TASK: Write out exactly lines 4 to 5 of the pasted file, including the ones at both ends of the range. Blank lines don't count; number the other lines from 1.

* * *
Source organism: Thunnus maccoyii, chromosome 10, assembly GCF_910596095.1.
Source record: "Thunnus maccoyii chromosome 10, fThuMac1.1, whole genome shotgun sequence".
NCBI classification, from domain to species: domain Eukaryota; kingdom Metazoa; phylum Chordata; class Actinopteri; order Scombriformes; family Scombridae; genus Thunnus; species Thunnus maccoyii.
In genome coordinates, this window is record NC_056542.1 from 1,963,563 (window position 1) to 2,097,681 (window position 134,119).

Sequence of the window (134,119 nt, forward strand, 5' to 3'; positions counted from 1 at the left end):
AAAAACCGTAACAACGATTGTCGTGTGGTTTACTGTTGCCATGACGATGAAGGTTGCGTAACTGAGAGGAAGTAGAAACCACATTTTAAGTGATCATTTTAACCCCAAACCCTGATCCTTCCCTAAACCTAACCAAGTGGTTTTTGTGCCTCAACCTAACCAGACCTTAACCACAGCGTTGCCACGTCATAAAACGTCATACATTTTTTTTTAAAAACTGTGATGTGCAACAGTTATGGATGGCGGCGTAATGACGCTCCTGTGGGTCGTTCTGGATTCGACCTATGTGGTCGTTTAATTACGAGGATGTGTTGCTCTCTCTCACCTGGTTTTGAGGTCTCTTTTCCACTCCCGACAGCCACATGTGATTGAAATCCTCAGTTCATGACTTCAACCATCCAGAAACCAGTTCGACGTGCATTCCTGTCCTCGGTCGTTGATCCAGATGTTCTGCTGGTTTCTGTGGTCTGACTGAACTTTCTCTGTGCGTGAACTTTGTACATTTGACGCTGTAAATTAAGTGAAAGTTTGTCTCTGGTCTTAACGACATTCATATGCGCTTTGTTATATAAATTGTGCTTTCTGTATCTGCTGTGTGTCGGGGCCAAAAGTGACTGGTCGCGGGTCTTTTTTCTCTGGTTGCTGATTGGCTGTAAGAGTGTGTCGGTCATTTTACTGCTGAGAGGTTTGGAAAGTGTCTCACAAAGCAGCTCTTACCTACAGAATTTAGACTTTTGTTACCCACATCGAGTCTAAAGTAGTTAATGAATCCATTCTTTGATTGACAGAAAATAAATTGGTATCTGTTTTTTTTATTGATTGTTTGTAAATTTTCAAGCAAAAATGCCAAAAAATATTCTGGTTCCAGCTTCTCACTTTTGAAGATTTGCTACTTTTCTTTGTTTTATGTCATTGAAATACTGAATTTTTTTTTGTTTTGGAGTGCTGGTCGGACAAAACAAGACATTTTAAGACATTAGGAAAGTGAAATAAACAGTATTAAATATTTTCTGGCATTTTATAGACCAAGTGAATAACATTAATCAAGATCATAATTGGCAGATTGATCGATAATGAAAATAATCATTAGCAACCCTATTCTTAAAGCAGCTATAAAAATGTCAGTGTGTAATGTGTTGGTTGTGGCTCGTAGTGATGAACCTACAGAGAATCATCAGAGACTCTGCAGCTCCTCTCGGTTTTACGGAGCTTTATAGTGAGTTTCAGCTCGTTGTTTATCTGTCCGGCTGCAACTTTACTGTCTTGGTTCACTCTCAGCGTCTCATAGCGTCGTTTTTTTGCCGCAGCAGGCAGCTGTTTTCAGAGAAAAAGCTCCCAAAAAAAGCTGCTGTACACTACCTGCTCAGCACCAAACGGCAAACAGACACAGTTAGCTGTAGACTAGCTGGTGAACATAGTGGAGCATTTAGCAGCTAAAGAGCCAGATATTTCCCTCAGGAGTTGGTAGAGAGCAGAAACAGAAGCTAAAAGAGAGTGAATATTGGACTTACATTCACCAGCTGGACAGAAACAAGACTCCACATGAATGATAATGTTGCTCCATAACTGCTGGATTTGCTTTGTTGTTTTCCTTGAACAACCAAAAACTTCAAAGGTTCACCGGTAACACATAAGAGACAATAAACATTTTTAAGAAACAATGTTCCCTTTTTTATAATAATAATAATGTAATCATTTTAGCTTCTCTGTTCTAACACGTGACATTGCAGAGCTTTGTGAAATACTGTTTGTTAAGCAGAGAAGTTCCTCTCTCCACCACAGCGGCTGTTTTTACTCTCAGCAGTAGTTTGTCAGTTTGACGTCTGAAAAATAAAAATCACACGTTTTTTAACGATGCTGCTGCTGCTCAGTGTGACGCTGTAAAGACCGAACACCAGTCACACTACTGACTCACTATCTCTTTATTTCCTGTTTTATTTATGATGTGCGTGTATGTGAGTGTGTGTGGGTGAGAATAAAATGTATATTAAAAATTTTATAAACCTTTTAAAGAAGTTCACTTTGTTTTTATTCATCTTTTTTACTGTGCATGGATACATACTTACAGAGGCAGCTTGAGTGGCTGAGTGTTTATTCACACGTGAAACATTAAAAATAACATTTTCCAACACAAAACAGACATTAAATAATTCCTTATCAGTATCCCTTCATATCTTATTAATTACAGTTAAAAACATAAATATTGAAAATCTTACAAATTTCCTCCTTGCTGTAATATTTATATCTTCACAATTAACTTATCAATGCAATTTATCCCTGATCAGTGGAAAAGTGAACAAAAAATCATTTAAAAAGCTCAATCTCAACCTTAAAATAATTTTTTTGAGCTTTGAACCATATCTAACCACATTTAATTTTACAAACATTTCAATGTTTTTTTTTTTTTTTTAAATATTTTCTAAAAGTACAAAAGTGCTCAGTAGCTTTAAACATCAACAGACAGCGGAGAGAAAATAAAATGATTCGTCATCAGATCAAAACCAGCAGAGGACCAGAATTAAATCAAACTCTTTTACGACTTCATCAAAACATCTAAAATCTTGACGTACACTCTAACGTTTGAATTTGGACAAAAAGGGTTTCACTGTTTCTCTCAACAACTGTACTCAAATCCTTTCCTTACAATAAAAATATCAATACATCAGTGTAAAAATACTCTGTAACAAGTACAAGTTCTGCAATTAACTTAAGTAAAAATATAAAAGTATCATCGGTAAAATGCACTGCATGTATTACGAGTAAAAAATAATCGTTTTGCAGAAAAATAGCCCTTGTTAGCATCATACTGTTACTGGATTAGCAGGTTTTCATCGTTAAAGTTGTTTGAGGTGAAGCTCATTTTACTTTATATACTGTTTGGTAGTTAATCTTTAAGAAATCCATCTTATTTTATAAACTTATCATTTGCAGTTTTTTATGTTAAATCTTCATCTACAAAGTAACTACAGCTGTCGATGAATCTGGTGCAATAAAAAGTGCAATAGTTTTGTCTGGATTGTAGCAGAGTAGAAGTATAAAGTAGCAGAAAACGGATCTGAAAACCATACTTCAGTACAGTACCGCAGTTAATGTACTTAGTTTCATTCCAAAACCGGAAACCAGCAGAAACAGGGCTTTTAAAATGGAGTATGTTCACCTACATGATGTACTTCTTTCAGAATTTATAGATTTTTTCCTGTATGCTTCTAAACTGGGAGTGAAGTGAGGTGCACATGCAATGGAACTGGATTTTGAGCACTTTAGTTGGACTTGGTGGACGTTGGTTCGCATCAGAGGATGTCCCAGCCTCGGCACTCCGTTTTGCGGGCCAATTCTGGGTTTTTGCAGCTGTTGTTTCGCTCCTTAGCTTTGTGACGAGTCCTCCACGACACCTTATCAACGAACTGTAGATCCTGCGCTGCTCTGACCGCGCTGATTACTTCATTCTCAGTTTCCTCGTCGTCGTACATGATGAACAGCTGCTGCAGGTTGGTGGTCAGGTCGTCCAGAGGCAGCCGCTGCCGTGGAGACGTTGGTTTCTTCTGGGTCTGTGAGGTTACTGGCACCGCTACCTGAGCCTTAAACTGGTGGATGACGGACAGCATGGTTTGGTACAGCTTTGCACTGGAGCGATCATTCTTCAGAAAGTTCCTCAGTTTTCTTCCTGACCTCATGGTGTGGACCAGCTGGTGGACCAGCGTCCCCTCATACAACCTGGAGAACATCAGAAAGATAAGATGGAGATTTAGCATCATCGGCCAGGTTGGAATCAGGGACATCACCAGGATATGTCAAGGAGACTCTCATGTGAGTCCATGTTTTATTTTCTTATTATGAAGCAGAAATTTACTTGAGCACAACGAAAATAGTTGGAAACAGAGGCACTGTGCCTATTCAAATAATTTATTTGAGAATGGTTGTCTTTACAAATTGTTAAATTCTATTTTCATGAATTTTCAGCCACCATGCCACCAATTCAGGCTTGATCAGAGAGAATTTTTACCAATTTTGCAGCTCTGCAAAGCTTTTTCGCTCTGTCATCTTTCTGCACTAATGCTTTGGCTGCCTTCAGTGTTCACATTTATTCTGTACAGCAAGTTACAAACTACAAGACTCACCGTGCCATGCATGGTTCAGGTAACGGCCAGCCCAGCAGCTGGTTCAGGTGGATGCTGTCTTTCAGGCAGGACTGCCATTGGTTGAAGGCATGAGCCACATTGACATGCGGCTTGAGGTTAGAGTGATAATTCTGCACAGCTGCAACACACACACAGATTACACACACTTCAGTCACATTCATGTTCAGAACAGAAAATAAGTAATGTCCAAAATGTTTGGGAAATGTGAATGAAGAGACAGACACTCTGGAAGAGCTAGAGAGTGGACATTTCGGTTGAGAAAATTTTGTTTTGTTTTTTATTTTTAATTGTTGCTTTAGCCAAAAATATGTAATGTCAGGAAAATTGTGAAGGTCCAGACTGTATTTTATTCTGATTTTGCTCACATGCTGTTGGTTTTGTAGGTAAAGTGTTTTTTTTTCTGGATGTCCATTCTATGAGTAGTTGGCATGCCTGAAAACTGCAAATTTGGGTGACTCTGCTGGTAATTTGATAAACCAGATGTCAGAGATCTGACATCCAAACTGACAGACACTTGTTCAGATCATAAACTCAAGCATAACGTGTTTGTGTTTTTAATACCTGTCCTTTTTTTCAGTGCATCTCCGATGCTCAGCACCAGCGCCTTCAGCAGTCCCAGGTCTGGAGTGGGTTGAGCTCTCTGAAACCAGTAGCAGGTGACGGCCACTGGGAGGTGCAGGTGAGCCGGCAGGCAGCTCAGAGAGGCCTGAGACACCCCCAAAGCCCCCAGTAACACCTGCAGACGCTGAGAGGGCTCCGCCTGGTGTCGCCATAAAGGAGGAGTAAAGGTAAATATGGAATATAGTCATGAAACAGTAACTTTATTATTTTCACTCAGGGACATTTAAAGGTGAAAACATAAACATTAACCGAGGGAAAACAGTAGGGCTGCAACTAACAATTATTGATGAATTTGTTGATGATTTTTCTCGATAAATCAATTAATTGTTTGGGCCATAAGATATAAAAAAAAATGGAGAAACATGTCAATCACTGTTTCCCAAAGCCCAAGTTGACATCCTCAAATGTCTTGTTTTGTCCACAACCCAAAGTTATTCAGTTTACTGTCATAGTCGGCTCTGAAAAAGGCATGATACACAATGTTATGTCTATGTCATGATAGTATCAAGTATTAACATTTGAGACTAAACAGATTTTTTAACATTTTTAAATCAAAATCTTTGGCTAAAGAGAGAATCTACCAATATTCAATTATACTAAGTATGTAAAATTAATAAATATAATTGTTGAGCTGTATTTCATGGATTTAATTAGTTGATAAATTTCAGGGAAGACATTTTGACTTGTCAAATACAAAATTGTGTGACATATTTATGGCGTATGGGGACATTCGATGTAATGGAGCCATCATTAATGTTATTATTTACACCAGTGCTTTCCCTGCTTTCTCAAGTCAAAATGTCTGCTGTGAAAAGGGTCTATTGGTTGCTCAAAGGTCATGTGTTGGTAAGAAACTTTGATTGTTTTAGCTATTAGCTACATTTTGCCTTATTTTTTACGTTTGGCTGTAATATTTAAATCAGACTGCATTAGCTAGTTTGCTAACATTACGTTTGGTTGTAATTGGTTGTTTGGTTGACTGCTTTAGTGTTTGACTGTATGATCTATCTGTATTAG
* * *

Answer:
In genome coordinates, this window is record NC_056542.1 from 1,963,563 (window position 1) to 2,097,681 (window position 134,119).

Sequence of the window (134,119 nt, forward strand, 5' to 3'; positions counted from 1 at the left end):